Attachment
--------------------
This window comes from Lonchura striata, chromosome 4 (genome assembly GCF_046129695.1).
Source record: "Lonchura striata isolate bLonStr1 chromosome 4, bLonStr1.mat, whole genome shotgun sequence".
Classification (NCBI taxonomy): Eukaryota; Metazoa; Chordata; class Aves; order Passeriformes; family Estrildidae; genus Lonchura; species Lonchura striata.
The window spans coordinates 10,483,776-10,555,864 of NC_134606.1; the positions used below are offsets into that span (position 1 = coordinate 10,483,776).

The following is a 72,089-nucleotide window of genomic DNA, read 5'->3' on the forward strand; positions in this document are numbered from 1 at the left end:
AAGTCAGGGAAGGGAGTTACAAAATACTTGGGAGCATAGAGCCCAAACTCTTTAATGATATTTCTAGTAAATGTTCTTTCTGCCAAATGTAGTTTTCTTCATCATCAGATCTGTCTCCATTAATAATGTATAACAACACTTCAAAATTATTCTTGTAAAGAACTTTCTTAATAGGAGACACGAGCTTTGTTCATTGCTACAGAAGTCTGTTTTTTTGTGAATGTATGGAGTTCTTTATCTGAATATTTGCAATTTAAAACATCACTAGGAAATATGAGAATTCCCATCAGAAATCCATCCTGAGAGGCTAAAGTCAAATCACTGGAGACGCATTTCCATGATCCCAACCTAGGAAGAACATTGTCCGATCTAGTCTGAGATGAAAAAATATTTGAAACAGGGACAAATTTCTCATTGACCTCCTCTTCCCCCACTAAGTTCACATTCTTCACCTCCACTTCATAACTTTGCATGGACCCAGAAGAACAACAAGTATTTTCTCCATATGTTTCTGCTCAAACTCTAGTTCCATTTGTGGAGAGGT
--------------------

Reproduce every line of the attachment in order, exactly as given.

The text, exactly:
This window comes from Lonchura striata, chromosome 4 (genome assembly GCF_046129695.1).
Source record: "Lonchura striata isolate bLonStr1 chromosome 4, bLonStr1.mat, whole genome shotgun sequence".
Classification (NCBI taxonomy): Eukaryota; Metazoa; Chordata; class Aves; order Passeriformes; family Estrildidae; genus Lonchura; species Lonchura striata.
The window spans coordinates 10,483,776-10,555,864 of NC_134606.1; the positions used below are offsets into that span (position 1 = coordinate 10,483,776).

The following is a 72,089-nucleotide window of genomic DNA, read 5'->3' on the forward strand; positions in this document are numbered from 1 at the left end:
AAGTCAGGGAAGGGAGTTACAAAATACTTGGGAGCATAGAGCCCAAACTCTTTAATGATATTTCTAGTAAATGTTCTTTCTGCCAAATGTAGTTTTCTTCATCATCAGATCTGTCTCCATTAATAATGTATAACAACACTTCAAAATTATTCTTGTAAAGAACTTTCTTAATAGGAGACACGAGCTTTGTTCATTGCTACAGAAGTCTGTTTTTTTGTGAATGTATGGAGTTCTTTATCTGAATATTTGCAATTTAAAACATCACTAGGAAATATGAGAATTCCCATCAGAAATCCATCCTGAGAGGCTAAAGTCAAATCACTGGAGACGCATTTCCATGATCCCAACCTAGGAAGAACATTGTCCGATCTAGTCTGAGATGAAAAAATATTTGAAACAGGGACAAATTTCTCATTGACCTCCTCTTCCCCCACTAAGTTCACATTCTTCACCTCCACTTCATAACTTTGCATGGACCCAGAAGAACAACAAGTATTTTCTCCATATGTTTCTGCTCAAACTCTAGTTCCATTTGTGGAGAGGT